7 Homelessness in Montréal: some statistics 1996 – 1997: 12,666 people in situation of homelessness for at least 12 months (Fournier and al. 1998). No other study has been done since. About 70% of them had important problems (mental health and/or dependencies) according to Fournier and al. About 10% had severe mental disorders In2005, the number of people in situation of homelessness was estimated at 30,000 (RAPSIM 2008)
Last Resort Resources 8 First line organizations dealing with homelessness Downtown rooming houses: Conversion of rooming houses into other types of dwelling, unsanitary or below standards housing units It went from 30,000 in 1987 to less than 3,000 in 2007. The vast majority are located in downtown areas. No new census done since. Cost of a room $ 400 to $ 500 per month Monthly income $ 594
To respond to the poor housing conditions in rooming houses Since 1987, creation of community type social housings for low income people living alone. More than 10 000 housing units Targeted clientele: marginalised people who otherwise would not have access to the private housing market
Residential Resources for people with severe mental health disorders 3222 beds in intermediary resources, group homes and supervised apartments Under the direction and management of psychiatric hospitals.
/ 11 The people in situation of homelessness Social rupture Extreme poverty Mental heath disorders Dependencies (alcohol, drugs and gambling ) Social isolation and exclusion Complex health problems Low or high service users Trouble with the law
A unique opportunity HOUSING FIRST «Logement dabord»
16 Research Team Principal Investigator: Eric Latimer (Douglas University Mental Health Institute Research Center, McGill University) Principal Co-Investigators: Marie-Josée Fleury (Douglas University Mental Health Institute Research Center) Christopher McAll (Scientific Director, Centre de recherche de Montréal sur les inégalités sociales et les discriminations CREMIS) Other Co-Investigators (alphabetic order): Jean-Pierre Bonin, PhD. (Centre de recherche Fernand-Seguin, Hôpital Louis-H. Lafontaine) Anne Crocker, PhD. (Douglas University Mental Health Institute Research Center, McGill University) Henri Dorvil, PhD. (UQAM - École de travail social) Roch Hurtubise, PhD. (Université de Sherbrooke, Collectif de recherche sur l'itinérance, la pauvreté et l'exclusion sociale - CRI) Alain Lesage, M.D., M.Phil. (Centre de recherche Fernand-Seguin, Hôpital Louis-H. Lafontaine) Greg Nielsen, PhD. (Concordia University) Catherine Vallée, PhD. (Université Laval) Helen-Maria Vasiliadis, PhD. (Centre de recherche Hôpital Charles-LeMoyne, Université de Sherbrooke) Rob Whitley, PhD. (Douglas University Mental Health Institute Research Center, McGill University)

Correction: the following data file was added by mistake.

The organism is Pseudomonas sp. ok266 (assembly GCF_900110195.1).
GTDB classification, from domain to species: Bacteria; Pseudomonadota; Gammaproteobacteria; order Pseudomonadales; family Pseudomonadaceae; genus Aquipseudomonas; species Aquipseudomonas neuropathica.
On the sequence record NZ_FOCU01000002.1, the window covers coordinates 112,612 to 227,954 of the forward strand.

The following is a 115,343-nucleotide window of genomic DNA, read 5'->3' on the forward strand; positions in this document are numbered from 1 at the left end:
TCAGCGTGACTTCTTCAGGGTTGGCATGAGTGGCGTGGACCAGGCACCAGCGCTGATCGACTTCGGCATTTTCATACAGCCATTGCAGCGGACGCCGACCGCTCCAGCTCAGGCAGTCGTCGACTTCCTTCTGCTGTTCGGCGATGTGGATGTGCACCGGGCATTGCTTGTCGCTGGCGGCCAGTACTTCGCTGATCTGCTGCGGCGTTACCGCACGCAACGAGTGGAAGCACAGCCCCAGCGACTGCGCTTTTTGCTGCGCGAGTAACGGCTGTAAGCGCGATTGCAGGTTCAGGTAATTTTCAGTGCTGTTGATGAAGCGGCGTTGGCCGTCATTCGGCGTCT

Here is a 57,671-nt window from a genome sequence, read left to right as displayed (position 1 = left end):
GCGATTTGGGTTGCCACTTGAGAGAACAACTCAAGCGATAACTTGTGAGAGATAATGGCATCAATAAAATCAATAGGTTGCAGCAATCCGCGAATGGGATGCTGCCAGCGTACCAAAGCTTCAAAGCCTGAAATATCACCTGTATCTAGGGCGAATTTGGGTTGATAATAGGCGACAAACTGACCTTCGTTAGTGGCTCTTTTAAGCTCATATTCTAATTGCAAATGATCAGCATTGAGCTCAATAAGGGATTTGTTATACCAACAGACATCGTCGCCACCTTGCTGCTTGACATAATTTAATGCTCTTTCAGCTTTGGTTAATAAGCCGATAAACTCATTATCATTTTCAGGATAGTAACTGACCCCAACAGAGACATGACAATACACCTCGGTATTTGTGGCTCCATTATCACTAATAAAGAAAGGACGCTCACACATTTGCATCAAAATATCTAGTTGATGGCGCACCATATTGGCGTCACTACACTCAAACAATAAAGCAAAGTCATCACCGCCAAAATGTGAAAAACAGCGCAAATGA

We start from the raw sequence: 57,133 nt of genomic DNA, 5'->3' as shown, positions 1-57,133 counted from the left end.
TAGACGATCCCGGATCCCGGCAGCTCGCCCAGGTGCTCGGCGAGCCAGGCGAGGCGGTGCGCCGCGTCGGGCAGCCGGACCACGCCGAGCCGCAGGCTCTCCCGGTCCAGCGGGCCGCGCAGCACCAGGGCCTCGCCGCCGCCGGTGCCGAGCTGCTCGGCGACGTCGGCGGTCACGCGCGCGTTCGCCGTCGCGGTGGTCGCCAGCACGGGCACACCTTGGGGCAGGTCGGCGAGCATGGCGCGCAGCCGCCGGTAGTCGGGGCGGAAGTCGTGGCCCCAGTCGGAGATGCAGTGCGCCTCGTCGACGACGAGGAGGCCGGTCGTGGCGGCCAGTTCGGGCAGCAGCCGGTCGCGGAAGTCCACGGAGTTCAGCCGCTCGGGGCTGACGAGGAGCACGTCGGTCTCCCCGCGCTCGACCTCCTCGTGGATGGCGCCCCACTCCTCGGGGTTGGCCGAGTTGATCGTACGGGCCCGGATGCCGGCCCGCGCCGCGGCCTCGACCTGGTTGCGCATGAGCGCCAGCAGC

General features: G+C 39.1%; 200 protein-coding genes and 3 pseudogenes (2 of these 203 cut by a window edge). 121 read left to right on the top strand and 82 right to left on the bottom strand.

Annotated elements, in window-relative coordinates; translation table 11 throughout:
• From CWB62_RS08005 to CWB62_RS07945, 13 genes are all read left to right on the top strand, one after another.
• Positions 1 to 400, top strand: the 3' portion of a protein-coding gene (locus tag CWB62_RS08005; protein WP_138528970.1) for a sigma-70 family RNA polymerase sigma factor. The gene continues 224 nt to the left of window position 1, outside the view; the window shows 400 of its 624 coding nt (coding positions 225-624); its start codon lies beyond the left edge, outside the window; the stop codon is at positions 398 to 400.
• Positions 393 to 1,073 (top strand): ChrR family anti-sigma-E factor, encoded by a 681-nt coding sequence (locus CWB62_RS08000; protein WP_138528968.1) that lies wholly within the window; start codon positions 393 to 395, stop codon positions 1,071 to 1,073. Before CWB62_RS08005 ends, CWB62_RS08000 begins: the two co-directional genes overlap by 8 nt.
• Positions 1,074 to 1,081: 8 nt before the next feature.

17 Common Questions Questions specific to Montréal Housing First vs service as usual: Effectiveness, Cost-effectiveness by sub-group Lifes Trajectories, by experimental group Implementation of projects Implantation of programs Current Service Network Analysis of current practices Impacts on families Impact on service user participation Influence on criminality ICM Community vs Institutional Housing experience – points of view of landlords and participants Impact of Support for employment
The Follow-up teams 1 ACT Team 2 ICM Team 1 Housing Team Associated Partners : Centre de santé des services sociaux Jeanne-Mance Organisme communautaire Diogène Douglas Mental Health University Institute
19 A approach consistent with current Quebec policies The Projet Chez soi/At Home - Housing First - approach is consistent with the Quebec Government 2005-2010 Mental Health Action Plan as well as with the 2010-2013 Interdepartmental Action Plan against Homelessness; Housing First uses ACT and ICM teams in accordance with PASM, it also fosters autonomous housing (social and private housing). Housing First is an approach based on recovery and as such is also consistent with the philosophical orientation of PASM (persons choice and support for integration into the community) The development of ACT and ICM teams for homeless people with mental health problems is also consistent with the Action 24 of the Interdepartmental Action Plan against Homelessness; the use of the rent subsidies with Action 31.
The basis of the Housing First Model: Choices We consider that the person is capable of taking decisions and making choices. It is not the service providers or the professionals who decide instead of the homeless person. Choices include the right to take risks, make mistakes and draw conclusions (ex: rehousing, maintenance of services, etc.)
22 Projet Chez soi/At Home is: A research that experimented with a service model that offered autonomous housing units to 280 people, with rent supplements ($375. per month on average) and integrated clinical support (ACT or ICN). Rapid integration of housing unit with the help of a Housing team, even if the person is experiencing various difficulties (ex: drug use). The person is not obliged to follow a program of psychiatric treatment or have reached a state of sobriety in order to be housed
A change of paradigm Traditional Approaches Resident Little emphasis on social integration Controlling environment, managed by rules Group environment Oriented toward shortcomings or deficits, symptoms and illness Professional Services New Approaches Citizen – tenant–role Social Inclusion, work, studies, etc. Open and flexible environment Priority to the person s choice Oriented toward strengths and potential Importance of mutual support and peer helpers
When we continually make choices, we end up making the right choices and succeeding
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